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Famines, Fevers, and the Fate of Populations

Author: Anthony McMichael

Publisher: Oxford University Press

ISBN: 0190262974

Category: Science

Page: 400

View: 4042

When we think of "climate change," we think of man-made global warming, caused by greenhouse gas emissions. But natural climate change has occurred throughout human history, and populations have had to adapt to the climate's vicissitudes. Anthony J. McMichael, a renowned epidemiologist and a pioneer in the field of how human health relates to climate change, is the ideal person to tell this story. Climate Change and the Health of Nations shows how the natural environment has vast direct and indirect repercussions for human health and welfare. McMichael takes us on a tour of human history through the lens of major transformations in climate. From the very beginning of our species some five million years ago, human biology has evolved in response to cooling temperatures, new food sources, and changing geography. As societies began to form, they too adapted in relation to their environments, most notably with the development of agriculture eleven thousand years ago. Agricultural civilization was a Faustian bargain, however: the prosperity and comfort that an agrarian society provides relies on the assumption that the environment will largely remain stable. Indeed, for agriculture to succeed, environmental conditions must be just right, which McMichael refers to as the "Goldilocks phenomenon." Global warming is disrupting this balance, just as other climate-related upheavals have tested human societies throughout history. As McMichael shows, the break-up of the Roman Empire, the bubonic Plague of Justinian, and the mysterious collapse of Mayan civilization all have roots in climate change. Why devote so much analysis to the past, when the daunting future of climate change is already here? Because the story of mankindâs previous survival in the face of an unpredictable and unstable climate, and of the terrible toll that climate change can take, could not be more important as we face the realities of a warming planet. This sweeping magnum opus is not only a rigorous, innovative, and fascinating exploration of how the climate affects the human condition, but also an urgent call to recognize our species' utter reliance on the earth as it is.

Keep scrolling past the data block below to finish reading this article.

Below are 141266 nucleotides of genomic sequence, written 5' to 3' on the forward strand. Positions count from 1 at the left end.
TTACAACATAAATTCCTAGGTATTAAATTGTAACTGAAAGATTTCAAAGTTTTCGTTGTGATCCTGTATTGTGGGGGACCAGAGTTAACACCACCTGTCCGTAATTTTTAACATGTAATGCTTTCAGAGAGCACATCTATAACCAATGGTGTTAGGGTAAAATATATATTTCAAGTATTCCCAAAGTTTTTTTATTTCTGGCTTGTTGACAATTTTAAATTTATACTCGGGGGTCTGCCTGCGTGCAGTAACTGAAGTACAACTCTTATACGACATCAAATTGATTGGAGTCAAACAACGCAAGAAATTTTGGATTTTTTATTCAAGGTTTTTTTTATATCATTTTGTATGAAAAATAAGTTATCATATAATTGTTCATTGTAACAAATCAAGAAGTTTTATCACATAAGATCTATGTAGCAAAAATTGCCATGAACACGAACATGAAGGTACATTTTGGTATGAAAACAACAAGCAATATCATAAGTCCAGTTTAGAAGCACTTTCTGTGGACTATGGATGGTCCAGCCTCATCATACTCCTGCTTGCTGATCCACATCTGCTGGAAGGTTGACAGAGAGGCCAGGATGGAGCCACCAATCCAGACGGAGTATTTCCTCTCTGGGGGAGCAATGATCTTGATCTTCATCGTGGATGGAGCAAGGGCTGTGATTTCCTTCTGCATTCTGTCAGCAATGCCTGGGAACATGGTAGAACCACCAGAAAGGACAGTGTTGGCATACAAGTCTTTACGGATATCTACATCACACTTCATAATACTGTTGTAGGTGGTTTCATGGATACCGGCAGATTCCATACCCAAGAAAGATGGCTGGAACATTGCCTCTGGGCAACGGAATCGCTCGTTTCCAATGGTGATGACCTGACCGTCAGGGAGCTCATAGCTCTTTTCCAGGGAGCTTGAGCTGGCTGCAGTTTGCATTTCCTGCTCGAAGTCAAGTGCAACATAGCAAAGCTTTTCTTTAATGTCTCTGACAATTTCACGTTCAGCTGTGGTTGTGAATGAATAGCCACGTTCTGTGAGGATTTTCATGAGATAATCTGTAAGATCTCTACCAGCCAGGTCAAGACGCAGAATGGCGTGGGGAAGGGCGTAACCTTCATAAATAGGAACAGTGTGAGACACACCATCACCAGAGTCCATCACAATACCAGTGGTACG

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Famines, Fevers, and the Fate of Populations

Author: Anthony McMichael

Publisher: Oxford University Press, USA

ISBN: 9780190931841

Category: Medical

Page: 392

View: 8902

When we think of climate change, we often picture man-made global warming, caused by greenhouse gas emissions. But natural climate change has occurred throughout human history, and populations have had to adapt to the climate's vicissitudes. Anthony McMichael, a renowned epidemiologist and a pioneer in the field of how human health relates to climate change, is the ideal person to tell this story. In Climate Change and the Health of Nations, McMichael shows how the natural environment has vast direct and indirect repercussions for human health and welfare. He takes us on a tour of human history through the lens of major transformations in climate. From the very beginning of our species some five million years ago, human biology has evolved in response to cooling temperatures, new food sources, and changing geography. As societies began to form, they too adapted in relation to their environments, most notably with the development of agriculture eleven thousand years ago. Agricultural civilization was a Faustian bargain, however: the prosperity and comfort that an agrarian society provides relies on the assumption that the environment will largely remain stable. Indeed, for agriculture to succeed, environmental conditions must be just right, which McMichael refers to as the "Goldilocks phenomenon." Global warming is disrupting this balance, just as other climate-related upheavals have tested human societies throughout history. As McMichael shows, the break-up of the Roman Empire, the bubonic Plague of Justinian, and the mysterious collapse of Mayan civilization all have roots in climate change. Why devote so much analysis to the past, when the daunting future of climate change is already here? Because the story of mankind as previous survival in the face of an unpredictable and unstable climate, and of the terrible toll that climate change can take, could not be more important as we face the realities of a warming planet. This sweeping magnum opus is not only a rigorous, innovative, and fascinating exploration of how the climate affects the human condition, but also an urgent call to recognize our species' utter reliance on the earth as it is.